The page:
People of color are on the frontlines of the climate crisis: They live in areas disproportionately impacted by pollution, deadly heat waves, and extreme storms. So it stands to reason that the staffers and leaders of major environmental organizations should reflect the demographics of the communities most relevant to their work.

The Green 2.0 initiative, which was launched in 2013 to promote racial and gender diversity in the environmental movement, released its third annual diversity report card for the top 40 major non-governmental organizations and foundations on Wednesday. For the first time in its short history, the report brought good news: an overall increase in people of color and women on staff and boards of directors since Green 2.0 started collecting and releasing data in 2017.

According to the report, each green organization that provided data added 11 people of color to its staff between 2017 and 2019, on average. As for senior staffers, each organization added an average of two people of color to its upper ranks, while the number of women on senior staff remained unchanged over the same two-year period. (Overall, people of color constitute close to 30 percent of organizational staff; women constitute about 64 percent.) Each organization also added, on average, one woman and one person of color to its board. These improvements were determined to be statistically significant — though the numbers do exclude one unnamed outlier that skewed the results in a different direction.

Whitney Tome, the executive director of Green 2.0, said in a press call that the organization is “cautiously optimistic” after reviewing the findings. “We want the trend to continue and we want it to accelerate, so that it can match the racial demographics of the country,” she said.

Tome also highlighted the importance of further improvements to board composition. “When it comes to membership of the board, it is critically important that people of color sit on that stage,” Tome said. “The board needs to be as diverse as the country to ensure that its next leaders are people of color.”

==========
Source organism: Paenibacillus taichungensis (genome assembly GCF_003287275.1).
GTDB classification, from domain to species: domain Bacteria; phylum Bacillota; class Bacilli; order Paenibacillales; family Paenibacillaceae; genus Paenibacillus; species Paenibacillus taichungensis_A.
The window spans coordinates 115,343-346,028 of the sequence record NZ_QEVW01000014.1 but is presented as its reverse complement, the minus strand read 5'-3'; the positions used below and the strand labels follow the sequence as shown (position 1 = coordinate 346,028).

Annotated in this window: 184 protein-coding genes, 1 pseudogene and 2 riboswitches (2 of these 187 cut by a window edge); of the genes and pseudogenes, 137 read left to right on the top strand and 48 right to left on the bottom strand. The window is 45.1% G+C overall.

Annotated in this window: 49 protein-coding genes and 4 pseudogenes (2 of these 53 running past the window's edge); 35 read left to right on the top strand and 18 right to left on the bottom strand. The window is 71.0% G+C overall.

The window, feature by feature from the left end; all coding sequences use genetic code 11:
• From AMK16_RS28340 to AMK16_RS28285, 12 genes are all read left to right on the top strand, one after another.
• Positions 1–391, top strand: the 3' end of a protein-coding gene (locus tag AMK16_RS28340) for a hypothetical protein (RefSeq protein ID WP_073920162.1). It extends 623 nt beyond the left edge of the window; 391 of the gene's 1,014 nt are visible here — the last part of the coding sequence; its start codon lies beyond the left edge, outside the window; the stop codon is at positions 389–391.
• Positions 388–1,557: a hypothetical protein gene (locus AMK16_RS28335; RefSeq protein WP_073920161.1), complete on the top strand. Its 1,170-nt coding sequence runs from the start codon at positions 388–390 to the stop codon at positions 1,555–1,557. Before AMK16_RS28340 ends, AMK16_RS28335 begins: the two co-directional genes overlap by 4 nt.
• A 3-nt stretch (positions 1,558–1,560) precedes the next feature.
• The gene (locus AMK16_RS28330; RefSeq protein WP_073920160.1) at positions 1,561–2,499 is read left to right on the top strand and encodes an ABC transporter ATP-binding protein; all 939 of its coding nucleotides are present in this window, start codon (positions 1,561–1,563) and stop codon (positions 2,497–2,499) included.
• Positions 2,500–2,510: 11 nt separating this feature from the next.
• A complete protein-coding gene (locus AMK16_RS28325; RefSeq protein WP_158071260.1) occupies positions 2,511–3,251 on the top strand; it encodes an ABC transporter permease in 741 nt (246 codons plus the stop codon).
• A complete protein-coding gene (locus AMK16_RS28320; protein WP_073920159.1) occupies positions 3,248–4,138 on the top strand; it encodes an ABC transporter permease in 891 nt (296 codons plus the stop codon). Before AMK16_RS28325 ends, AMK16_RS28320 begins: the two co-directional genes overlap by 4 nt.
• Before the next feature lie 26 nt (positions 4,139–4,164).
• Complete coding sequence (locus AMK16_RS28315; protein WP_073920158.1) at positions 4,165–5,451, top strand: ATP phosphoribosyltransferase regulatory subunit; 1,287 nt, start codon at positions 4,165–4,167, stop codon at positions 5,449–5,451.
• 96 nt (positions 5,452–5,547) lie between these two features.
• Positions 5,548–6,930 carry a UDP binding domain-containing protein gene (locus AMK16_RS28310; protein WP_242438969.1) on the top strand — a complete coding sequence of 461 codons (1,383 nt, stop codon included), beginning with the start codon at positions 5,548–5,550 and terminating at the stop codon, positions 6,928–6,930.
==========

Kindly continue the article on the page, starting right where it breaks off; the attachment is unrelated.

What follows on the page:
For three years, Green 2.0 has surveyed the top 40 environmental NGOs and top 40 foundations across the country. NGOs were generally more active and willing to share their data than foundations. In fact, the participation rate among the top 40 NGOs increased from 82.5 percent to 90 percent between 2017 and 2019. Green 2.0 specifically called out the Pew Charitable Trusts, one of largest nonprofits with a mission to improve public policy by collecting data for research, for declining to participate in the survey multiple times. “It’s hypocritical,” Tome said in the press call.

Meanwhile, the participation rate among foundations remains stagnant at 35 percent, making it difficult for Green 2.0 to provide a concrete set of trends on the demographic composition of foundations.

Foundations funnel money to push policies, grants, and other resources as part of the environmental movement, so diverse viewpoints among their staff members are leaders are of critical importance. Ironically, many foundations ask grantees for their own demographic data, Tome pointed out — but the foundations themselves are unwilling to disclose their own data to the public.

“We recognize the environmental movement hasn’t always been as attentive to frontline communities and communities of color throughout its history,” Tome said. “So we really want to continue to push and advocate for having people of color in those senior leadership places, and for them to hopefully have a tremendous impact in policies going forward.”